Accelerated climate change and an increasing demand for bioresources have become major challenges for the present and future of humanity. Over the last decade, great efforts have been made to identify sustainable and economically-viable solutions, which now include a number of opportunities based on the circular bioeconomy principles. Microalgae have emerged as particularly promising: they can be grown on land that is unsuitable for traditional agriculture, be used in combination with bacteria for wastewater treatments, and will provide oils, proteins, carbohydrates and valuable biobased specialties
In 2013, four major European collaborative R&D projects – Bisigodos, D-Factory, Miracles and PUFAChain – were launched under the flagship of the European Knowledge-Based Bioeconomy. They were tasked with laying the foundations for a bio-based future built on microalgae: tackling the challenges for capturing CO2 and developing economic, environmentally-sustainable, microalgae-based biorefineries. The results of this effort are now available: each of the four projects has developed major innovations to enhance the cost-effectiveness of algae production and processing for food, feed and non-food applications.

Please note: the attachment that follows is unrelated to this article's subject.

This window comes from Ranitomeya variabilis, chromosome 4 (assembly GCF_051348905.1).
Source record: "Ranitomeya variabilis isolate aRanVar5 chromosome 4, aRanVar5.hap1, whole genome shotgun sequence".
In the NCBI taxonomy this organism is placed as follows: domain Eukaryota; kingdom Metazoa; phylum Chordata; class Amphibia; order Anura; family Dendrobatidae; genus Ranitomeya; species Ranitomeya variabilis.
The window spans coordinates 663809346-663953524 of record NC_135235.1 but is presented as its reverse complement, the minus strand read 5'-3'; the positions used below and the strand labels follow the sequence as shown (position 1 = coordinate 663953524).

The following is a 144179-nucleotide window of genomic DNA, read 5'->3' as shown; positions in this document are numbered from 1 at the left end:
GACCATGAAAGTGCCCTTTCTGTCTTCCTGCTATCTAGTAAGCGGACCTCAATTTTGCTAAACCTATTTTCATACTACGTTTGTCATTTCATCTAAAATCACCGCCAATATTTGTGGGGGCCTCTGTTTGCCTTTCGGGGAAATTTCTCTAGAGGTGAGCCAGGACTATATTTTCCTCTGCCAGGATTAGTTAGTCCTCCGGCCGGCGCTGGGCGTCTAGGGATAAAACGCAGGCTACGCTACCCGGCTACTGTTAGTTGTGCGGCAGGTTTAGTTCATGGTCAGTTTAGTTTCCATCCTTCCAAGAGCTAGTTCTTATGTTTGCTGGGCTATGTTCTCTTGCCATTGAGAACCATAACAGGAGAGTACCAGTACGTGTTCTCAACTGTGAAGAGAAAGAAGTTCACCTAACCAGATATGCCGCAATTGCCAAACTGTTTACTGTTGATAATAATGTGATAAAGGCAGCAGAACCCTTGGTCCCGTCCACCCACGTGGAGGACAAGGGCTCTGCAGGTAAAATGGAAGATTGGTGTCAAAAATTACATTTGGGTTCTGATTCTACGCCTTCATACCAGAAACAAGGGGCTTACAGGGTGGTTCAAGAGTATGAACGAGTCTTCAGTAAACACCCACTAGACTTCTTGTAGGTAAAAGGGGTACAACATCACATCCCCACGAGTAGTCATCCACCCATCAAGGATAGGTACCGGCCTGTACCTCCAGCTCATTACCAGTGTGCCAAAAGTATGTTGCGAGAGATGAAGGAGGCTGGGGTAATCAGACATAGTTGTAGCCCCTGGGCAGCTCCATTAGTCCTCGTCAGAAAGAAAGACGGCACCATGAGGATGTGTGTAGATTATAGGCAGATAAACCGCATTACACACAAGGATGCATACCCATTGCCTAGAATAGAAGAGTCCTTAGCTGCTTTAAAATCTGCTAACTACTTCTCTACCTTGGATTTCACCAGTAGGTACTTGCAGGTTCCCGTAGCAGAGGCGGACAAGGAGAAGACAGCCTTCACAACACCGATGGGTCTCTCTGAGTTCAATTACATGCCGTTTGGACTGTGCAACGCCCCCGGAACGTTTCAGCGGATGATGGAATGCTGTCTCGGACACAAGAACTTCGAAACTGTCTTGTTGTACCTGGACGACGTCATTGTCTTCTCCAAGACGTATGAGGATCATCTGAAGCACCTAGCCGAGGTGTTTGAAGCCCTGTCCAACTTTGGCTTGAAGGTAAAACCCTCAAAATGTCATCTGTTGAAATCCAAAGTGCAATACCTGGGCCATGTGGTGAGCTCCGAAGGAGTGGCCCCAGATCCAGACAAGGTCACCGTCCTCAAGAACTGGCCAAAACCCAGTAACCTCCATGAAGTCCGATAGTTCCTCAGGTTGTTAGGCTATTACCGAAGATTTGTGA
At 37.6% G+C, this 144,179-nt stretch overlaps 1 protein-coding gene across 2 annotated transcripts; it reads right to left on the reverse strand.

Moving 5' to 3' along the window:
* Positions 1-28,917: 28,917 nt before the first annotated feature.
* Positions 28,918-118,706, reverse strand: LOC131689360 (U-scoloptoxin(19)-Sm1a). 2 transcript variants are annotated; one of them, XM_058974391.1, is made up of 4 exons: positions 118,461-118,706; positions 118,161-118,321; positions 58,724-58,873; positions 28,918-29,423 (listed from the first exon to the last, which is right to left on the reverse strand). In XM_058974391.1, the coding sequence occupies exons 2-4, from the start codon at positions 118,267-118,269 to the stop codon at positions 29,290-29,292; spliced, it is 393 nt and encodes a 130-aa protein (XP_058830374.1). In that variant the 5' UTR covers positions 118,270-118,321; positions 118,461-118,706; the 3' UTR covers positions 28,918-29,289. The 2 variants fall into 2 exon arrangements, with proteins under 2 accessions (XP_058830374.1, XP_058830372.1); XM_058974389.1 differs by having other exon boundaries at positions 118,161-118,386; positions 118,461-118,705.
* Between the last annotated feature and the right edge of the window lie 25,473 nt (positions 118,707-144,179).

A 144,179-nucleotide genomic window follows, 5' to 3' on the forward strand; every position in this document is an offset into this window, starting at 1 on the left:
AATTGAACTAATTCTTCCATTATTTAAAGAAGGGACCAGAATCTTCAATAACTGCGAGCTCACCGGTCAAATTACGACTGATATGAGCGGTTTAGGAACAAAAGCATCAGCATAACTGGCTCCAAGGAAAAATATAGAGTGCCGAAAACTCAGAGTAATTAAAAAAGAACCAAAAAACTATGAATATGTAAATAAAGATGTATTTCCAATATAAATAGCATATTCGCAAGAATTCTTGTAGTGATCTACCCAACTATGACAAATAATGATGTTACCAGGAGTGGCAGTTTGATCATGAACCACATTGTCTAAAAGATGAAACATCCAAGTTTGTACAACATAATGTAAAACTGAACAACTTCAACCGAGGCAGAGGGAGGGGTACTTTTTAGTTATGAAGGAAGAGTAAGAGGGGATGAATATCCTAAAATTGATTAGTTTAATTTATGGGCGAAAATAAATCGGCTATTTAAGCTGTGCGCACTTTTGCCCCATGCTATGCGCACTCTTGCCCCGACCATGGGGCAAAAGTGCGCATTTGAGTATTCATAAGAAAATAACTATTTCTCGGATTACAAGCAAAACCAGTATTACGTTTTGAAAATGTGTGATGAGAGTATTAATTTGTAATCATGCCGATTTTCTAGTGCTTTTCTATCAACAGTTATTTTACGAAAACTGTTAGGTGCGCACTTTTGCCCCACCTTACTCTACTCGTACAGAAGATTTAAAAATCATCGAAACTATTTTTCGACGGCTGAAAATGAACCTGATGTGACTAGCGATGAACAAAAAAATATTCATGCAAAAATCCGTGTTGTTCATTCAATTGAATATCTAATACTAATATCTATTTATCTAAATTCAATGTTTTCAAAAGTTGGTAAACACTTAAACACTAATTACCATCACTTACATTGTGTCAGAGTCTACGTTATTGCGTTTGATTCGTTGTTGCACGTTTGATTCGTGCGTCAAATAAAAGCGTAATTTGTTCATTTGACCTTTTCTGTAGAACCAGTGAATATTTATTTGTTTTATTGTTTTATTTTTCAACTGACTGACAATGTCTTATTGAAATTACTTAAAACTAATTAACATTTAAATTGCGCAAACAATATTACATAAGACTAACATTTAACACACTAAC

The four consortia have joined forces in organising the Conference ‘‘Algae Biorefineries for Europe: towards a sustainable economy”. They will showcase their progress on the sustainable use of microalgae. It will take place in Brussels, 17th – 18th October 2017.
Poster contributions with abstracts from representatives from industry, policy makers, NGOs, finance, and researchers across Europe and beyond are well received at the Congress, and AINIA will participe.
AINIA will participate with a poster explaining that aquatic biomass duckweed (Lemnaceae) is an innovative and suitable alternative for combined nutrient removal from wastewater effluents and biomass production. This is one of the preliminary conclusions of LIFE LEMNA project. It aims to construct the first full scale nutrient removal system in EU based on the production of duckweed which will be applied to uptake N, P and other nutrients from the swine manure after an anaerobic digestion. The resulting duckweed biomass will be a source of high value protein source for feed (bio-based products) and biofertilizers.
AINIA participates in the project with The National Centre for Biotechnolgy (CNB), a research centre that forms part of the Spanish National Research Council (Consejo Superior de Investigaciones Científicas, CSIC).LIFE 2015 Número de acuerdo LIFE15 ENV/ES/000382